How Do Core Patterns Influence How We Lead?

Core Patterns

Core patterns play a significant role in how we lead

The core pattern has implications on how we live, work, and create results. When talking of core patterns, we are referring to patterns that have existed in our lives for a very long time. These are patterns that we have practiced for years. They were established years ago in our families of origin.

Some of us have seen adults practice these patterns, therefore we have them in ourselves. Some of us have got explicit messages around some of these patterns.  We have adopted some of these messages into our own personal narratives. These patterns I articulate below are from the world of Transactional Analysis and from a theorist called Taibi Kahler. TA is a fantastic psychological framework for understanding self and others.

The messages from our family, culture, the media, and people of influence are usually about 

  • How to be and how not to be.
  • This is good or this is not good. 
  • This is how you succeed or how you may fail if you do the opposite.
  • This is how one needs to take care of oneself.

All these messages become part of our own patterns and behaviors for the rest of our lives. At times it is unknown to us the many messages we have absorbed and now live by.

The 3 core patterns described below can be limiting when we disregard our needs and put pressure on ourselves to show up each day. We become ineffective and live a life of stress.  It directly affects our leadership abilities.

Pattern 1: Being pleasing all the time

To be a leader is to be fearless and to speak up about things that matter and are hard-hitting. It is essential to speak about things that need to be said. The need to be pleasing always and care immensely about what others think of us often derails us from what is actually required to be said by us.  

We experience difficulty with assertive communication and do not feel strong enough to hold our own in an argument. It takes skill and practice to break this corn pattern of being pleasing.

 Do you identify with some or all of these?

  • Have difficulty in saying no.
  • Don’t want to feel guilty.
  • Don’t wish to disappoint others.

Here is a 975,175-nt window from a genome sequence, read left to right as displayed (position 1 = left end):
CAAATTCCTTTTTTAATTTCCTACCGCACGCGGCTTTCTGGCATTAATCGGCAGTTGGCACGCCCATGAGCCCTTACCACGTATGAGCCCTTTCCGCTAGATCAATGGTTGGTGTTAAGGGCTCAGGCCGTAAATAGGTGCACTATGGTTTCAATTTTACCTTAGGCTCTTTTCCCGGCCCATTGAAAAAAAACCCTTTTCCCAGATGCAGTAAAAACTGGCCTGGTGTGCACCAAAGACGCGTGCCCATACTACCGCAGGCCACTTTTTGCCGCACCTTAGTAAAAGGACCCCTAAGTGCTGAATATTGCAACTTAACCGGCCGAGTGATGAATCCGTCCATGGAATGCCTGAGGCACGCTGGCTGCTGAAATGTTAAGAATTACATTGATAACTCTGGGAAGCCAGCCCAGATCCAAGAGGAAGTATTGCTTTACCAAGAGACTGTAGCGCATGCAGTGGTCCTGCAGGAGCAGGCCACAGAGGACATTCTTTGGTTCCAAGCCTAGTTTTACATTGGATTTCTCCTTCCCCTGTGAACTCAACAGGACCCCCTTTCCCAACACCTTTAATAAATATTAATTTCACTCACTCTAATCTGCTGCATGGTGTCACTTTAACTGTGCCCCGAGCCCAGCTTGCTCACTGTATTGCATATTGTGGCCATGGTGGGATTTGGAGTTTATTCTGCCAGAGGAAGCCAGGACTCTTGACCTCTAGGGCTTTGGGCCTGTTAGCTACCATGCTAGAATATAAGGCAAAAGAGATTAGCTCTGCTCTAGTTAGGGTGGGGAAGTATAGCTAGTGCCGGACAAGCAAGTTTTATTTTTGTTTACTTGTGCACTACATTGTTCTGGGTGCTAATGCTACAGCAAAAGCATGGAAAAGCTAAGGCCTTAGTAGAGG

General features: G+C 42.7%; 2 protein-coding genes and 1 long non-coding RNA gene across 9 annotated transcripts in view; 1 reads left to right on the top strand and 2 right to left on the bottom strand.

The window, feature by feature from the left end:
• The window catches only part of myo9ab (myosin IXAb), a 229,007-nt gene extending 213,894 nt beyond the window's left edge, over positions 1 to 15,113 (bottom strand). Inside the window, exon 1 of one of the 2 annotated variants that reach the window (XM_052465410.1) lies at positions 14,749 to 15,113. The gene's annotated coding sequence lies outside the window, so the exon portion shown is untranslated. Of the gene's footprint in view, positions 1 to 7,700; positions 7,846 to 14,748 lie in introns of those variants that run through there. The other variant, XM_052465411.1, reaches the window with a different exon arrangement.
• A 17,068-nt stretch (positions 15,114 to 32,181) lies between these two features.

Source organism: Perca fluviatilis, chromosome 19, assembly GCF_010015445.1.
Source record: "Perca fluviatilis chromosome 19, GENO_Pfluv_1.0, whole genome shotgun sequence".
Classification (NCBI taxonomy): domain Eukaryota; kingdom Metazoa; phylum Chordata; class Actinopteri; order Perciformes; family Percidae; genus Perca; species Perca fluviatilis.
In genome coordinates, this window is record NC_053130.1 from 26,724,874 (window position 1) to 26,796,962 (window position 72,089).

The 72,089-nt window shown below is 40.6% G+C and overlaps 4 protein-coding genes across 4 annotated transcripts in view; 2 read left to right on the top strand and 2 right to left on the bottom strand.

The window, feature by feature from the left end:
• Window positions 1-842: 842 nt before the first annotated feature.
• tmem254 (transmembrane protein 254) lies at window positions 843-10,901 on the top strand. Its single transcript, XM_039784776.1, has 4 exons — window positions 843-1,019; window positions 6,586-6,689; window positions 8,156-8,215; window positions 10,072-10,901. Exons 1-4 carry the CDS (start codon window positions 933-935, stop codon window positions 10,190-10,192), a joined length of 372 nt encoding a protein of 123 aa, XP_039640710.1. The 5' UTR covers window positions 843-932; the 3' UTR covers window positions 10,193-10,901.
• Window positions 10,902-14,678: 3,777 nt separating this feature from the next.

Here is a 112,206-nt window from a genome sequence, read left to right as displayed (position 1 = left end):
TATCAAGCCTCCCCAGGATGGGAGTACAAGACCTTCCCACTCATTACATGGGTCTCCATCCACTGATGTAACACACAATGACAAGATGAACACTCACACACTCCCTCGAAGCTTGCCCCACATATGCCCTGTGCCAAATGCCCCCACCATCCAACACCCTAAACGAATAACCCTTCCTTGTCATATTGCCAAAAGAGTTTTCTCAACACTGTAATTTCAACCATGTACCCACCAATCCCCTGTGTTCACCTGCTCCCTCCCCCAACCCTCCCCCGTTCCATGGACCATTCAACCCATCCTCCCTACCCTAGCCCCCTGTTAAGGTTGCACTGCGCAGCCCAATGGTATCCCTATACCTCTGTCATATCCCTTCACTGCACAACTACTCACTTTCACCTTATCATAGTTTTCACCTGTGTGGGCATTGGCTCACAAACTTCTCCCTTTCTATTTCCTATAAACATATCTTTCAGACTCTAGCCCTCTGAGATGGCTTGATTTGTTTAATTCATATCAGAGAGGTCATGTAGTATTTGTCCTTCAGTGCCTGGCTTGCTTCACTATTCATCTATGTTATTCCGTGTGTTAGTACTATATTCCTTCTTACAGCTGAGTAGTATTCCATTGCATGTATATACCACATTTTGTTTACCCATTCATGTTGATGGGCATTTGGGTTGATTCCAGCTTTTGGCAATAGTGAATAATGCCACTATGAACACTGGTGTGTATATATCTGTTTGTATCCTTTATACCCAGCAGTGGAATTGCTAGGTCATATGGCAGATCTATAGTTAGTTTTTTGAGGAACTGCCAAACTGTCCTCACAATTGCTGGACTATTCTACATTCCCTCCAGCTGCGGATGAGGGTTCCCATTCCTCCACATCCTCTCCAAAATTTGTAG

• Fear, conflict, and desire to keep the peace.
  • Want people to like us and feel uncomfortable when they don’t.
  • Our plate is full, but still, we allow others to put something new on it. 
  • We are overloaded but we’re still smiling and going along.

This pattern has a lot of difficulties connected with leadership, self-care, and doing what is important to us. There may be times when we actually want to do something for ourselves. But, other people’s needs take over and we cannot say no. We want to attend to their needs, and all of our own needs meet dust.

We deprive ourselves while pleasing others.

Being pleasing really creates a problem because our deprivation becomes even more as we’re not attending to our own needs. This leads to exhaustion and a lack of self-care. We feel low about ourselves and can experience ourselves as having low significance in comparison to others. 

Pattern 2: Being strong all the time

Of the many pressures leaders are often straddled with is the constant need to appear strong and breeze through everything on our plates.  We invest energy in appearing capable all the time and not appearing vulnerable. We do not value networking and end up doing a lot of work all by ourselves.

Have you experienced any or some of these before?

  • Difficulty in asking for help.
  • Don’t wish to feel weak or obligated.
  • Don’t have the language to ask and make requests.
  • Fear dependency and being seen as needy.
  • Rest only when sick and unavoidable.
  • Cannot ask for care and nurturing easily.
  • Always want to be seen as capable and in control of the situation.